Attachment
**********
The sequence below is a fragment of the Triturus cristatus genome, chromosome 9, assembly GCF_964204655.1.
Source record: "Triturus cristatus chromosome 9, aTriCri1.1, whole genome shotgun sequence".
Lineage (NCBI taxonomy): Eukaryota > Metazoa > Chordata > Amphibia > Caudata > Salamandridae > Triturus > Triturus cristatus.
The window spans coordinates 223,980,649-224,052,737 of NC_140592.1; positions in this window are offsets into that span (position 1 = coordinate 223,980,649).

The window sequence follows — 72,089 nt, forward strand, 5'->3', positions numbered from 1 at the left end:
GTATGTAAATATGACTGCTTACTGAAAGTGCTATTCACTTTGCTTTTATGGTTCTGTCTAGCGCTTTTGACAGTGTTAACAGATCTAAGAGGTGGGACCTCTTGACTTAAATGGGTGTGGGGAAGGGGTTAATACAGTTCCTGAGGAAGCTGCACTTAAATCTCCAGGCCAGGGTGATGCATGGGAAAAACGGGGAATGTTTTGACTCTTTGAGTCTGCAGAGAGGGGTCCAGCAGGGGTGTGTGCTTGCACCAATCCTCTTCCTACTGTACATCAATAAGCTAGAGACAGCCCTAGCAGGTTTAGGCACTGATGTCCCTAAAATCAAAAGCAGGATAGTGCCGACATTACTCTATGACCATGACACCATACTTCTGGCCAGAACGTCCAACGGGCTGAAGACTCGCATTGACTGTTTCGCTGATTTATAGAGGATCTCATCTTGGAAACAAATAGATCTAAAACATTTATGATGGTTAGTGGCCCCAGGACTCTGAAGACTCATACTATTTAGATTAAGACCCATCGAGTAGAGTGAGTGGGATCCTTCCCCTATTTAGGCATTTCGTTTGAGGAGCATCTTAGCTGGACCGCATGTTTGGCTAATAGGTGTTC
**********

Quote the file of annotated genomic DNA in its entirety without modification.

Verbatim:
The sequence below is a fragment of the Triturus cristatus genome, chromosome 9, assembly GCF_964204655.1.
Source record: "Triturus cristatus chromosome 9, aTriCri1.1, whole genome shotgun sequence".
Lineage (NCBI taxonomy): Eukaryota > Metazoa > Chordata > Amphibia > Caudata > Salamandridae > Triturus > Triturus cristatus.
The window spans coordinates 223,980,649-224,052,737 of NC_140592.1; positions in this window are offsets into that span (position 1 = coordinate 223,980,649).

The window sequence follows — 72,089 nt, forward strand, 5'->3', positions numbered from 1 at the left end:
GTATGTAAATATGACTGCTTACTGAAAGTGCTATTCACTTTGCTTTTATGGTTCTGTCTAGCGCTTTTGACAGTGTTAACAGATCTAAGAGGTGGGACCTCTTGACTTAAATGGGTGTGGGGAAGGGGTTAATACAGTTCCTGAGGAAGCTGCACTTAAATCTCCAGGCCAGGGTGATGCATGGGAAAAACGGGGAATGTTTTGACTCTTTGAGTCTGCAGAGAGGGGTCCAGCAGGGGTGTGTGCTTGCACCAATCCTCTTCCTACTGTACATCAATAAGCTAGAGACAGCCCTAGCAGGTTTAGGCACTGATGTCCCTAAAATCAAAAGCAGGATAGTGCCGACATTACTCTATGACCATGACACCATACTTCTGGCCAGAACGTCCAACGGGCTGAAGACTCGCATTGACTGTTTCGCTGATTTATAGAGGATCTCATCTTGGAAACAAATAGATCTAAAACATTTATGATGGTTAGTGGCCCCAGGACTCTGAAGACTCATACTATTTAGATTAAGACCCATCGAGTAGAGTGAGTGGGATCCTTCCCCTATTTAGGCATTTCGTTTGAGGAGCATCTTAGCTGGACCGCATGTTTGGCTAATAGGTGTTC